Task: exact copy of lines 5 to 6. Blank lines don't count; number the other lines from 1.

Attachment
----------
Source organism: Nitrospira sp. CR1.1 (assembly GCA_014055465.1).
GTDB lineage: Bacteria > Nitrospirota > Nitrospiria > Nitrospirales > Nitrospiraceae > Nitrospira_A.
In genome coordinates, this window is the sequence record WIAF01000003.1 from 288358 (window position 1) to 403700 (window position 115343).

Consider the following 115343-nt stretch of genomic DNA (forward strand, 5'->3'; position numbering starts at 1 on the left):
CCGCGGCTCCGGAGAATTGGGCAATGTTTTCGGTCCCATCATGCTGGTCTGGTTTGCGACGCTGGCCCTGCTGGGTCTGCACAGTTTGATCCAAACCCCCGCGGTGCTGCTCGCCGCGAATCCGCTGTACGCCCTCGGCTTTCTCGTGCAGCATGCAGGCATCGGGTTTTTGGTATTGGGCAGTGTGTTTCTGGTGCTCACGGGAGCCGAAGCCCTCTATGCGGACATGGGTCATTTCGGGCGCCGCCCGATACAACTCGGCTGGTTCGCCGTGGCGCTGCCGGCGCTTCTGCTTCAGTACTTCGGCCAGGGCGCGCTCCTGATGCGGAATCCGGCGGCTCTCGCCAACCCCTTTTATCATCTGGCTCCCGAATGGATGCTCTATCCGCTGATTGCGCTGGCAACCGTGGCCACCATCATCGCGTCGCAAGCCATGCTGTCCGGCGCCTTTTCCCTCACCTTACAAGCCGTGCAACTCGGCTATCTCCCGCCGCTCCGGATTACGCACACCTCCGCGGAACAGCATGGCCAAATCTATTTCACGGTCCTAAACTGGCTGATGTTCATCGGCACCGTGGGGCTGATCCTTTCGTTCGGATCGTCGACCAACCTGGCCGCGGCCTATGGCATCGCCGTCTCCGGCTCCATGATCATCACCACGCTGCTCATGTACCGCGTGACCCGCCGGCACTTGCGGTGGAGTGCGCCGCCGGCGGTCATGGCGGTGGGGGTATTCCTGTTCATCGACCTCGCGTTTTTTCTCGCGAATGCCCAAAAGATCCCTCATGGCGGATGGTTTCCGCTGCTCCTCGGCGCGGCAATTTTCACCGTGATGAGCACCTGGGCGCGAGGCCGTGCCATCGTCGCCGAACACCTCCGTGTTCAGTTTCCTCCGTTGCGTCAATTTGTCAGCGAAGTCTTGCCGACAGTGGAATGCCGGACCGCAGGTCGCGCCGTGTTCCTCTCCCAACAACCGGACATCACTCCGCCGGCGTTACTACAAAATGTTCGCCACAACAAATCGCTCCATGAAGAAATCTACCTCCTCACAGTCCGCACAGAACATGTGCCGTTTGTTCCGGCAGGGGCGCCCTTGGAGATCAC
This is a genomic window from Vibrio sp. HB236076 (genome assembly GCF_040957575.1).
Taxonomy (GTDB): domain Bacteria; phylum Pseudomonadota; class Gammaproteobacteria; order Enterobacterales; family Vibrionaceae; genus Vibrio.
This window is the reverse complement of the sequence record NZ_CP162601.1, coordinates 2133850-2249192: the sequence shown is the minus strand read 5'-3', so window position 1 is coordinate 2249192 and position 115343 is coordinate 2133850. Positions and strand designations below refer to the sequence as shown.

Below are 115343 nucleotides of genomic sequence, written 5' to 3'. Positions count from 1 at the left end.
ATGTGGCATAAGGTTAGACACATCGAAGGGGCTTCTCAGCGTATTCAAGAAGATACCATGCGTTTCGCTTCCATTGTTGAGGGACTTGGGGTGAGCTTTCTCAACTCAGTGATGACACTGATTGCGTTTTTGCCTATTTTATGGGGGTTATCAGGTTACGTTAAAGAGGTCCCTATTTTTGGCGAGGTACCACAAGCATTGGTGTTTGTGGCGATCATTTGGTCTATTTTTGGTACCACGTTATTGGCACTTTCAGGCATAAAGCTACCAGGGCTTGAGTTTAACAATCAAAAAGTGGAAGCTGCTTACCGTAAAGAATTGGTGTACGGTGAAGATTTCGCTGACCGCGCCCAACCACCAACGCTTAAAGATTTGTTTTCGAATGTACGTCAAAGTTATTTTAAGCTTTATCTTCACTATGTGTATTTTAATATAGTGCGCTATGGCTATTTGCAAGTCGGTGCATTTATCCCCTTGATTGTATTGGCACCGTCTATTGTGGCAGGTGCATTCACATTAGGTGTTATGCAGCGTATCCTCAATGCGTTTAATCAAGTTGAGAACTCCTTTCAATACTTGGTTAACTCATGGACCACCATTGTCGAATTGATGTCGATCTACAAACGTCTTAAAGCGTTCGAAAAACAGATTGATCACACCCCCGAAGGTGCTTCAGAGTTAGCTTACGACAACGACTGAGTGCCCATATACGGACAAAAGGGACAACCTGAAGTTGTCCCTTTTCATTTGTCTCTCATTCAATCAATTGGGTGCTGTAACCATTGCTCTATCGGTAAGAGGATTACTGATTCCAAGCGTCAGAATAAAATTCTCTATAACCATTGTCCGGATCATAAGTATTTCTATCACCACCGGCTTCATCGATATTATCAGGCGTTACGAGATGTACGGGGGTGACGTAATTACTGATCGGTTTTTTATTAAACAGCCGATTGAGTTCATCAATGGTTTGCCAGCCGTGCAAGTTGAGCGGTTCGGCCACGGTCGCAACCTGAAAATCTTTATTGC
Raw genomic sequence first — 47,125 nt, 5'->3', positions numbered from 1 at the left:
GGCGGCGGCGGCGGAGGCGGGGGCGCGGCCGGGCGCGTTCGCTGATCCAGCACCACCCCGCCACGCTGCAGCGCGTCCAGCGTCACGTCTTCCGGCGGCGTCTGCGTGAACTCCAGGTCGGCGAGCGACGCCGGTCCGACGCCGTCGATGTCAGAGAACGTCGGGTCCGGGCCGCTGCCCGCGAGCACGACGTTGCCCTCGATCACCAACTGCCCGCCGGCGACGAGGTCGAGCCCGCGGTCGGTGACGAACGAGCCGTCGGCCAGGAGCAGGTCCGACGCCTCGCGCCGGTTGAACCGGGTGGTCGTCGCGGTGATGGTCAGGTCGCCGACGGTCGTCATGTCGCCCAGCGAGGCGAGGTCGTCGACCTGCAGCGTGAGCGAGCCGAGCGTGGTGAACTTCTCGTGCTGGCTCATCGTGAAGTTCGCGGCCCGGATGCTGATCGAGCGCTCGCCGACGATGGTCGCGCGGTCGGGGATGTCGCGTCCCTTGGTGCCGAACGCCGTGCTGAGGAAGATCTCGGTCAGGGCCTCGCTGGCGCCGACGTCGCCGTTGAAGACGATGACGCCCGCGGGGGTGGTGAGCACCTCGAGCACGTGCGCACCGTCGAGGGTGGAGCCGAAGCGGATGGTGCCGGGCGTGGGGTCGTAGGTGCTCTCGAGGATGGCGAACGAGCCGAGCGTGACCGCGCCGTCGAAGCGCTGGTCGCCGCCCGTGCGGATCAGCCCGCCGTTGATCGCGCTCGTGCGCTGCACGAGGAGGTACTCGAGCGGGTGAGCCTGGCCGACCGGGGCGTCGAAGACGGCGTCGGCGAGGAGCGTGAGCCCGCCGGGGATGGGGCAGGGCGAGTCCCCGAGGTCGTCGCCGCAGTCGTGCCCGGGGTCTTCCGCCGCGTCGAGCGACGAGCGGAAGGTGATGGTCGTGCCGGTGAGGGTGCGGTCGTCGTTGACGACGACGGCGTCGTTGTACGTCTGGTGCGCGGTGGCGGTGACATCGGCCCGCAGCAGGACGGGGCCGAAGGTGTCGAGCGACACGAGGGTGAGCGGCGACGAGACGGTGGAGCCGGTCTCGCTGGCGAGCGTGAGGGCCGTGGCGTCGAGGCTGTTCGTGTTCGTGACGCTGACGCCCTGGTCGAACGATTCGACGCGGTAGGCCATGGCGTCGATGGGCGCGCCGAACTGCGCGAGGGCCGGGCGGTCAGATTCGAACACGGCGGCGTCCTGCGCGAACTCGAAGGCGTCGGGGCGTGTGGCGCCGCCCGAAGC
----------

CCGCGGCTCCGGAGAATTGGGCAATGTTTTCGGTCCCATCATGCTGGTCTGGTTTGCGACGCTGGCCCTGCTGGGTCTGCACAGTTTGATCCAAACCCCCGCGGTGCTGCTCGCCGCGAATCCGCTGTACGCCCTCGGCTTTCTCGTGCAGCATGCAGGCATCGGGTTTTTGGTATTGGGCAGTGTGTTTCTGGTGCTCACGGGAGCCGAAGCCCTCTATGCGGACATGGGTCATTTCGGGCGCCGCCCGATACAACTCGGCTGGTTCGCCGTGGCGCTGCCGGCGCTTCTGCTTCAGTACTTCGGCCAGGGCGCGCTCCTGATGCGGAATCCGGCGGCTCTCGCCAACCCCTTTTATCATCTGGCTCCCGAATGGATGCTCTATCCGCTGATTGCGCTGGCAACCGTGGCCACCATCATCGCGTCGCAAGCCATGCTGTCCGGCGCCTTTTCCCTCACCTTACAAGCCGTGCAACTCGGCTATCTCCCGCCGCTCCGGATTACGCACACCTCCGCGGAACAGCATGGCCAAATCTATTTCACGGTCCTAAACTGGCTGATGTTCATCGGCACCGTGGGGCTGATCCTTTCGTTCGGATCGTCGACCAACCTGGCCGCGGCCTATGGCATCGCCGTCTCCGGCTCCATGATCATCACCACGCTGCTCATGTACCGCGTGACCCGCCGGCACTTGCGGTGGAGTGCGCCGCCGGCGGTCATGGCGGTGGGGGTATTCCTGTTCATCGACCTCGCGTTTTTTCTCGCGAATGCCCAAAAGATCCCTCATGGCGGATGGTTTCCGCTGCTCCTCGGCGCGGCAATTTTCACCGTGATGAGCACCTGGGCGCGAGGCCGTGCCATCGTCGCCGAACACCTCCGTGTTCAGTTTCCTCCGTTGCGTCAATTTGTCAGCGAAGTCTTGCCGACAGTGGAATGCCGGACCGCAGGTCGCGCCGTGTTCCTCTCCCAACAACCGGACATCACTCCGCCGGCGTTACTACAAAATGTTCGCCACAACAAATCGCTCCATGAAGAAATCTACCTCCTCACAGTCCGCACAGAACATGTGCCGTTTGTTCCGGCAGGGGCGCCCTTGGAGATCAC
This is a genomic window from Vibrio sp. HB236076 (genome assembly GCF_040957575.1).